If you look at any book on training or an online plan, there will be several different types of runs to prepare for a marathon. I am going to share what works for me. Could I do more/ different things and get faster? Without a doubt. But the whole point of this is for me to try to share some of my experience for what has worked with a busy life where things aren’t always as planned.
Here’s what I don’t do. I don’t do track work. It’s just logistically a pain in the butt. Maybe if you live next to a track you’ll do it, but I’m already pressed for time, so I am not going to waste time driving to a track and back. I also think it’s pretty challenging mentally (I did track work all through high school), and I say pick workouts that you are likely to do and complete. If running is a source of fun and stress release, track work may not fit the bill. If you love it, keep it in your schedule, but it just doesn’t work for me.
I do shoot for one tempo run a week. I define this as a slightly faster than marathon pace run. I’ll run the first mile without looking at a watch and just go comfortably. Then I shoot for 15-30 seconds faster a mile than I would run a marathon at. Sometimes I run with Mark, and just by default because he is faster than me I achieve a tempo run. This is still a fun run because I get to pick a route, and I get home feeling some real work got done, but not completely wasted.
I also shoot for one hilly run. This may or may not be at marathon pace. I just pick a routine route that has a lot of hills and if I have a hilly race coming up, I do the hills a couple times each. I don’t do hill repeats though. Same reason I don’t do track workouts. It is a time suck to drive to a giant hill, and not much fun.
I do one Pancake run. Pancake and I have a 6.5 mile loop we do every week. She’s 12 years old and does great, and I know my days of running with her could be over soon, so I make sure I get this run in every week. She runs pretty fast, but we lose a little time here and there for bathroom breaks and sniffing. I probably end up about 30 seconds a mile slower. But who cares. It makes me feel so good to head off to work and see Pancake curled up in her bed, happily exhausted. I also count this as an easy run, or sometimes a recovery run.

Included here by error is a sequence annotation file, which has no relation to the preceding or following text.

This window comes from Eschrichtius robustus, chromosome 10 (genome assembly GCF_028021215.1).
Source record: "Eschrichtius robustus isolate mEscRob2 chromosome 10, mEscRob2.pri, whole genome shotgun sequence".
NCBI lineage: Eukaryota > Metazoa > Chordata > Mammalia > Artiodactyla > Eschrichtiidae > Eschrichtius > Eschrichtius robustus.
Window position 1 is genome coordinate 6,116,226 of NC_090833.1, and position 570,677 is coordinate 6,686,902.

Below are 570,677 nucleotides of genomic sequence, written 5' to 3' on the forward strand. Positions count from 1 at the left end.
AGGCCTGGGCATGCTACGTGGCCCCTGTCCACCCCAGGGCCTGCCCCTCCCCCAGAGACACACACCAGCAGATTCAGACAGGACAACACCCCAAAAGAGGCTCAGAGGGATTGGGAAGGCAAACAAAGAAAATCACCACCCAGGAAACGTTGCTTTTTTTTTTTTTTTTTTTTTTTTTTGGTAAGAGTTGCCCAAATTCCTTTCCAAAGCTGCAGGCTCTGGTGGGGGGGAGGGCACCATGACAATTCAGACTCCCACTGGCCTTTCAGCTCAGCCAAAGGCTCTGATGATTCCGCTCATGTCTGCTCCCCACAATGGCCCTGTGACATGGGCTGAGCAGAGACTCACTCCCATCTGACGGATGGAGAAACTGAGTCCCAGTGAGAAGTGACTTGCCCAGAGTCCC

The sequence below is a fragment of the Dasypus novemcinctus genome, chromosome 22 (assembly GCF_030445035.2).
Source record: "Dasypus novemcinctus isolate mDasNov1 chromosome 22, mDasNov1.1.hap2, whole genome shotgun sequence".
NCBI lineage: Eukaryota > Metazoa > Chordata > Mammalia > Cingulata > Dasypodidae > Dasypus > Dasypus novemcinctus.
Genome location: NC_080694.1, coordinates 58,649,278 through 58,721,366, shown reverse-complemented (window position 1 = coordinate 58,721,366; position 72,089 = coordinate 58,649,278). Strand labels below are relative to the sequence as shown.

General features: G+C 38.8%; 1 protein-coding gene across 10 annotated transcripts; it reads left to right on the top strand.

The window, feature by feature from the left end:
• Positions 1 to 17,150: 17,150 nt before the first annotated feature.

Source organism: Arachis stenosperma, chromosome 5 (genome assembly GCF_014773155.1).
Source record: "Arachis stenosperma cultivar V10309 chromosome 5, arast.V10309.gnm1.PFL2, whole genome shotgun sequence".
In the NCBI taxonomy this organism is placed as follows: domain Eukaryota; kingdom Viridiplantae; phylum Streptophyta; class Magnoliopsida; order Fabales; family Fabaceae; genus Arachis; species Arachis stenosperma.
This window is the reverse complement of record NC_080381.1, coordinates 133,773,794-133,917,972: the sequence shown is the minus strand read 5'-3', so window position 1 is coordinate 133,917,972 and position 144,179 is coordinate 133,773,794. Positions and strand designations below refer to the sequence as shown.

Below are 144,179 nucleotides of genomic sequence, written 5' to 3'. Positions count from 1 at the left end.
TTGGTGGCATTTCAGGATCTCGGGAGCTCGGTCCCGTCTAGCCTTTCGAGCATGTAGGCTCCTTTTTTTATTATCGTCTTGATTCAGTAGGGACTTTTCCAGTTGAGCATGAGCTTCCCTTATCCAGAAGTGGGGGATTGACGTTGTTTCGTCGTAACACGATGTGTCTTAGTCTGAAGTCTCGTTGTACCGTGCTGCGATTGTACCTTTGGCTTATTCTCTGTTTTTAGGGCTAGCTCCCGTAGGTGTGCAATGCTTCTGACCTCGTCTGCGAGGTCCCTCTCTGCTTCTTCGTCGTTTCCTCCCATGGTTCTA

The long run. This is the meat of the marathon training. I’ll give it more attention later, but plan to work up to at least 20 miles on 3 different runs. I do this run very early (usually start by 5am) and it is one of the highlights of my week. I treat myself to driving somewhere I really enjoy running (most of the time, every now and then I run from home). This is the one you can’t skip. You’ve got to commit to doing these.
Easy/ recovery runs. This is everything else. These are the chatty runs with friends, the just go out for 6 mile runs, and the aforementioned Pancake runs. Some weeks this is all I do other than the long run. Sometimes I have every intention of running a tempo run, but get horrible sleep the night before and know I just won’t make the times, so I aim just to get out. If your goal is just to finish a marathon, I would say just do these and the long run, and maybe a couple marathon pace runs for your whole program. If your goal is a certain time, then add the tempo and hills routinely.
Like I said, there is a lot more you can do to get faster. This works for me though. It gives me a little bit of pushing myself, but most of it is just going out and enjoying a run. You may find something different works for you, but if you have no idea how to structure your training this might give you some ideas.
My schedule is a usually like this:
Thursday: hilly tempo
Friday: bike ride on the trainer, no running
Saturday: long run
Sunday: tempo run / yoga
Well, if I haven’t bored you silly by this point, I hope you stick around for the next part of the series. Less than one month until Boston!!!! Yay!!!!